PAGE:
Anyways, the strawberries were ripe and juicy, and the fig balsamic was no where near overpowering. Meanwhile, the crème puff, which was almost too adorable to eat, was light and airy, while the cream itself was sweet and decadent, making for the perfect bite.
As if those sweets weren’t an optimal thing to finish with, we were then given our choice of dessert! We opted for the waffle sundae, which was a Belgian waffle, topped with maple syrup and vanilla ice cream.
Oh my goodness, this thing was seriously delish. The vanilla ice cream was almost custardy in flavor and texture, with an extra decadent and rich creaminess to it. It was truly the perfect finish to this wonderful tea time!
Once we were done, we checked out the gift shop, which had an array of teapots and teacups, as well as children’s books about tea time, and lots of mugs with tea infusers! It was super cute, and the Valentine’s Day event came with a $5 off coupon to the gift shop. We were also gifted a Godiva heart shaped chocolate to take with us.
I also got a cup of tea to go, the Pear Green, which was just so nice and light and honestly an awesome thing to sip on on the drive home.
I couldn’t believe how much you got for thirty bucks a person! Plus tax and 20% gratuity was included in that price. It is a seriously great value. I ended up tipping more than what was included because everyone was so nice.
All in all, I had an amazing experience at the Swan House Tea Room, and would highly recommend going. I would truly love to go back again. Between the super kind service, the yummy food, and adorable gift shop, I had a really splendid time. Be sure to check them out on Instagram or Facebook.
Which treat looks the best to you? Which tea would you try? Let me know in the comments, and have a great day!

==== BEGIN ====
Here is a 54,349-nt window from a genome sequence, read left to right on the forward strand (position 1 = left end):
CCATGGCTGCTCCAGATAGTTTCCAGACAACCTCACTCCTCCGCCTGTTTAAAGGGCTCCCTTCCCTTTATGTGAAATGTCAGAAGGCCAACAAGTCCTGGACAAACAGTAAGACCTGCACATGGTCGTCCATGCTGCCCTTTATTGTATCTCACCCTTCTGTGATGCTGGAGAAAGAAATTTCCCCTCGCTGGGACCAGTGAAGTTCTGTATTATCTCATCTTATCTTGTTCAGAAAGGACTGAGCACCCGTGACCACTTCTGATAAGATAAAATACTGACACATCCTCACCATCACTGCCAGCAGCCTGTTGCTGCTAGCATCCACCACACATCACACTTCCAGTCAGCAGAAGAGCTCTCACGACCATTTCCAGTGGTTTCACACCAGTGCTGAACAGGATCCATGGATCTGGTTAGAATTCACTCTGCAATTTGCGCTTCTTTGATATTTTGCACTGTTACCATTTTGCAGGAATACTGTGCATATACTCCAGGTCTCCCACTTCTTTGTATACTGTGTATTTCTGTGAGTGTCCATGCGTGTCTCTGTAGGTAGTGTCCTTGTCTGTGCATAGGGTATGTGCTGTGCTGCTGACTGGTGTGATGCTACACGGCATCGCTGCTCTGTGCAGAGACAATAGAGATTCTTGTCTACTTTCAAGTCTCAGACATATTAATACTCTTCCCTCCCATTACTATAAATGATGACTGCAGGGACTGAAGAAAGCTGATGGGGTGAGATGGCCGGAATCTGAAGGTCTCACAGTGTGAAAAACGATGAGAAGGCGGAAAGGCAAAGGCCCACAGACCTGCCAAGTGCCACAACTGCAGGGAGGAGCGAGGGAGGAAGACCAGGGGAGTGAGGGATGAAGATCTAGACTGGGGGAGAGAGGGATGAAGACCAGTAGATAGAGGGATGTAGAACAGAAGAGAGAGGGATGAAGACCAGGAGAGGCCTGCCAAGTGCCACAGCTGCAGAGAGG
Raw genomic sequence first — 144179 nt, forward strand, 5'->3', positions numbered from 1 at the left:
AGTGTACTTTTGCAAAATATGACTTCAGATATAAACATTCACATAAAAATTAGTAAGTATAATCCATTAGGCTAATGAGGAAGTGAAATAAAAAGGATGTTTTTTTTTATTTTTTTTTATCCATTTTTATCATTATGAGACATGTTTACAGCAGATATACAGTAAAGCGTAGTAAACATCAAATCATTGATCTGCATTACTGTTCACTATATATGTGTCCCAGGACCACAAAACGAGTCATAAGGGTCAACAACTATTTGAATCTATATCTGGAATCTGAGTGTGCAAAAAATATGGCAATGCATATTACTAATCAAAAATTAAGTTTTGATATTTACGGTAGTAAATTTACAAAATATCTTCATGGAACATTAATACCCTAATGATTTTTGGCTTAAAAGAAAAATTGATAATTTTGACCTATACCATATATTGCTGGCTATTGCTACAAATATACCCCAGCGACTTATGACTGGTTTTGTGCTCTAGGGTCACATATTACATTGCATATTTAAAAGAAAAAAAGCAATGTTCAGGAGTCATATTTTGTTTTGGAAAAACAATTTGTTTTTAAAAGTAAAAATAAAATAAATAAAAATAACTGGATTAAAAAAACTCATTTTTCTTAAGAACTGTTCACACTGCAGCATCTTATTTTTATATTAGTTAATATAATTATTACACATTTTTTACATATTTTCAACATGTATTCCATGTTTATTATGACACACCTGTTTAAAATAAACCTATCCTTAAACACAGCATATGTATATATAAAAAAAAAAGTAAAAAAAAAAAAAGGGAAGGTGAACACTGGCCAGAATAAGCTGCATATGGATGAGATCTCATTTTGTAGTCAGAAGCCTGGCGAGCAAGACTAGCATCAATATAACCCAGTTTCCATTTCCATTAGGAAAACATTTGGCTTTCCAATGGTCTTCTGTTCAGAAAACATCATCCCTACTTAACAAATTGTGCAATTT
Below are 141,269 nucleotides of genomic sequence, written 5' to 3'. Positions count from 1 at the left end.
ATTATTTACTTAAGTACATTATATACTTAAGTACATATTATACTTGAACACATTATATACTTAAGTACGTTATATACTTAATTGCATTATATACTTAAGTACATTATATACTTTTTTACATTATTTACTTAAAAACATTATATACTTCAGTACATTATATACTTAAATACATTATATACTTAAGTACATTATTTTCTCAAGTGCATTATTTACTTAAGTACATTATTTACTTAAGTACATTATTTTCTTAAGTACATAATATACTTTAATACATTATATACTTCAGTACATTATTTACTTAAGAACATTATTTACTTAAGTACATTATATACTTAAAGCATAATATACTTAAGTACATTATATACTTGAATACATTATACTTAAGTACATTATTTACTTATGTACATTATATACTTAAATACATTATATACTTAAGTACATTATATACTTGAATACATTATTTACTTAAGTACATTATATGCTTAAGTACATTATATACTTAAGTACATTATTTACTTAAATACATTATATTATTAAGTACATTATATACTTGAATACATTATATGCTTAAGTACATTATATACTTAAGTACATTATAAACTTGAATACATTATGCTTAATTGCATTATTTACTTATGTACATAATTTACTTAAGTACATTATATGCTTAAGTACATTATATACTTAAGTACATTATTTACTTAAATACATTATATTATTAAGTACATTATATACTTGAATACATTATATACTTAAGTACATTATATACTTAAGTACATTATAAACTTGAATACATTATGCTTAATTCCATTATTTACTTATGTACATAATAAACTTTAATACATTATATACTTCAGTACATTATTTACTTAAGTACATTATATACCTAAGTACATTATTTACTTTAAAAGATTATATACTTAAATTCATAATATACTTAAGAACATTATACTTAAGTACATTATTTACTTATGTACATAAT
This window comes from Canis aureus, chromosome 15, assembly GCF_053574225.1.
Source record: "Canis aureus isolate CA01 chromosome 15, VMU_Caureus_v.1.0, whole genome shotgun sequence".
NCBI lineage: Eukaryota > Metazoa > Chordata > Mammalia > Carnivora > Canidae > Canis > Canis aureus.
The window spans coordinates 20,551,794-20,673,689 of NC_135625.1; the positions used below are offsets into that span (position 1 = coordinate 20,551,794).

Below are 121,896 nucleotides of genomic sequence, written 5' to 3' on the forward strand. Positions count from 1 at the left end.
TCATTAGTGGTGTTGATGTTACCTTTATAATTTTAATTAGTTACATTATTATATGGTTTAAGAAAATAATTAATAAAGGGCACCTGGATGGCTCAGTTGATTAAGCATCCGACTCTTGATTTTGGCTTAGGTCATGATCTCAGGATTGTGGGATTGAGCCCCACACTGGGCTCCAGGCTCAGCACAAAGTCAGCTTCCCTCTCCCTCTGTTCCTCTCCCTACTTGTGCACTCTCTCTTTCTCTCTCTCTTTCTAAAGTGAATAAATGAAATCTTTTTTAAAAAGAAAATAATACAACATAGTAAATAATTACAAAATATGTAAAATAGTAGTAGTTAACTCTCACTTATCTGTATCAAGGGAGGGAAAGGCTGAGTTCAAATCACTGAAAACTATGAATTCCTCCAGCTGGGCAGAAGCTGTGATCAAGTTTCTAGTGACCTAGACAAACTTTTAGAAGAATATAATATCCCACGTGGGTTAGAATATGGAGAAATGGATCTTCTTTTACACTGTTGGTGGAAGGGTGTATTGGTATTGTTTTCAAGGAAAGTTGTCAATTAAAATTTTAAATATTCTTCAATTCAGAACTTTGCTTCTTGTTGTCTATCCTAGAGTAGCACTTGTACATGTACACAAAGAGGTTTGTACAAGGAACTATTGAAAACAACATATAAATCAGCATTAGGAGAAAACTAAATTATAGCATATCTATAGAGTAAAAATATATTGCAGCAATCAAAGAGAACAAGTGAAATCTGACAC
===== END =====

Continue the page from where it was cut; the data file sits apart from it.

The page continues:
I love white teas so i’d go for the White Chocolate Love first but then the Royal Wedding.. as it looks interestingly enough to smooth out the bitter black tea.
Obligatory traditional joke, to be ritually told at the beginning of every High Tea:
Q: Why do Anarchists only drink herbal tea?
A: Because Proper Tea is theft.
Haha, @Vian :)
Athena, this sounds seriously YUM. Even though I just finished a full dinner, my mouth is watering as I read your descriptions. Who knew vicarious high tea could be so fun – thanks for writing about your lovely experience.
Cool! This sounds (and looks) like a really cool meal. And jeez that’s a lot of mileage for thirty bucks.
Interesting to see Thai coconut shrimp show up on a tea house menu. Guess this is a “modern” place. :) (I love Thai coconut shrimp.)
I would go for the lemon souffle or another tea with no cream and not too many spices. I like my cream in my soups, and my tea tannic. :)
But the big question is: how do you pronounce “foyer”?
Delightful. It makes my moth water to read about your feast.
both teas seemed like pure magic, all the food seemed like wonderful varieties and gifts of varieties, Athena, Glad you got to have the experiences
Your tea selections sound delightful; I might have gone for the Caramel Creme Brulee.
There was a restaurant like this in German Village close to Ohio State. Sadly, that was too long ago for it to have persisted.
I love these tours of local or reasonably local restaurants that you take us on. I have been to high tea in Chicago, where of course it costs more than twice as much, and the menu was not as varied and delicious as yours was. Certainly there were no meatballs on the menu!
Big ups to the Swan House for refraining from calling this “high tea,” which tea houses in the US tend to do when they mean “fancy.” (In the UK where/when I grew up, high tea doesn’t indicate fancy at all, it’s “meat tea,” an actual meal incorporating tea that might be a bit earlier than usual suppertime.)
It’s lovely that they incorporated proteiny bits because that is an actual nod to high tea, and a nice change from the all-sweet or all-sandwich options usual in an afternoon tea.